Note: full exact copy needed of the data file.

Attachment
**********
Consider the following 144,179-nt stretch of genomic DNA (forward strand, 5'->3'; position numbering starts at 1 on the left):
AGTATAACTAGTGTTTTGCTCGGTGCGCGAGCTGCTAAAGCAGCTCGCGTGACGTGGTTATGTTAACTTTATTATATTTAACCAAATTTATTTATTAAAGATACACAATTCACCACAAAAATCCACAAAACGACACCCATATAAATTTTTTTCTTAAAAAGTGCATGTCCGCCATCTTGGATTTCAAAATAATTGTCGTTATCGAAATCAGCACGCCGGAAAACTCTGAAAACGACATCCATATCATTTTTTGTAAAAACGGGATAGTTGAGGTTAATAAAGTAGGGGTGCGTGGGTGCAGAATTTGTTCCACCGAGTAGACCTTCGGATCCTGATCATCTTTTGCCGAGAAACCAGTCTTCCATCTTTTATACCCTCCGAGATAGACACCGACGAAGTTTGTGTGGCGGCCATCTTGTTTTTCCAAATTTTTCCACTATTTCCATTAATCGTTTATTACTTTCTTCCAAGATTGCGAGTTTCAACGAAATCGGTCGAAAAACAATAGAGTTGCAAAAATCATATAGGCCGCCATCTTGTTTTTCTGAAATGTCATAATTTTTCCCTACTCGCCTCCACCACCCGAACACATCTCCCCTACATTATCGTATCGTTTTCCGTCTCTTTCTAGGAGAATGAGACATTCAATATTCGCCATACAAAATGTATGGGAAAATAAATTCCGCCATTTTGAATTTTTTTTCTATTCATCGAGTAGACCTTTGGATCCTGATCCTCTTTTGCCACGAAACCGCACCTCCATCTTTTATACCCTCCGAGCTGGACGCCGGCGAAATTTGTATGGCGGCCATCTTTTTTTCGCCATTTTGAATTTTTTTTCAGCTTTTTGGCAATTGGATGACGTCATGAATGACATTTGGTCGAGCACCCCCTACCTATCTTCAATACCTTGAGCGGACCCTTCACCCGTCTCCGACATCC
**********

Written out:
Consider the following 144,179-nt stretch of genomic DNA (forward strand, 5'->3'; position numbering starts at 1 on the left):
AGTATAACTAGTGTTTTGCTCGGTGCGCGAGCTGCTAAAGCAGCTCGCGTGACGTGGTTATGTTAACTTTATTATATTTAACCAAATTTATTTATTAAAGATACACAATTCACCACAAAAATCCACAAAACGACACCCATATAAATTTTTTTCTTAAAAAGTGCATGTCCGCCATCTTGGATTTCAAAATAATTGTCGTTATCGAAATCAGCACGCCGGAAAACTCTGAAAACGACATCCATATCATTTTTTGTAAAAACGGGATAGTTGAGGTTAATAAAGTAGGGGTGCGTGGGTGCAGAATTTGTTCCACCGAGTAGACCTTCGGATCCTGATCATCTTTTGCCGAGAAACCAGTCTTCCATCTTTTATACCCTCCGAGATAGACACCGACGAAGTTTGTGTGGCGGCCATCTTGTTTTTCCAAATTTTTCCACTATTTCCATTAATCGTTTATTACTTTCTTCCAAGATTGCGAGTTTCAACGAAATCGGTCGAAAAACAATAGAGTTGCAAAAATCATATAGGCCGCCATCTTGTTTTTCTGAAATGTCATAATTTTTCCCTACTCGCCTCCACCACCCGAACACATCTCCCCTACATTATCGTATCGTTTTCCGTCTCTTTCTAGGAGAATGAGACATTCAATATTCGCCATACAAAATGTATGGGAAAATAAATTCCGCCATTTTGAATTTTTTTTCTATTCATCGAGTAGACCTTTGGATCCTGATCCTCTTTTGCCACGAAACCGCACCTCCATCTTTTATACCCTCCGAGCTGGACGCCGGCGAAATTTGTATGGCGGCCATCTTTTTTTCGCCATTTTGAATTTTTTTTCAGCTTTTTGGCAATTGGATGACGTCATGAATGACATTTGGTCGAGCACCCCCTACCTATCTTCAATACCTTGAGCGGACCCTTCACCCGTCTCCGACATCC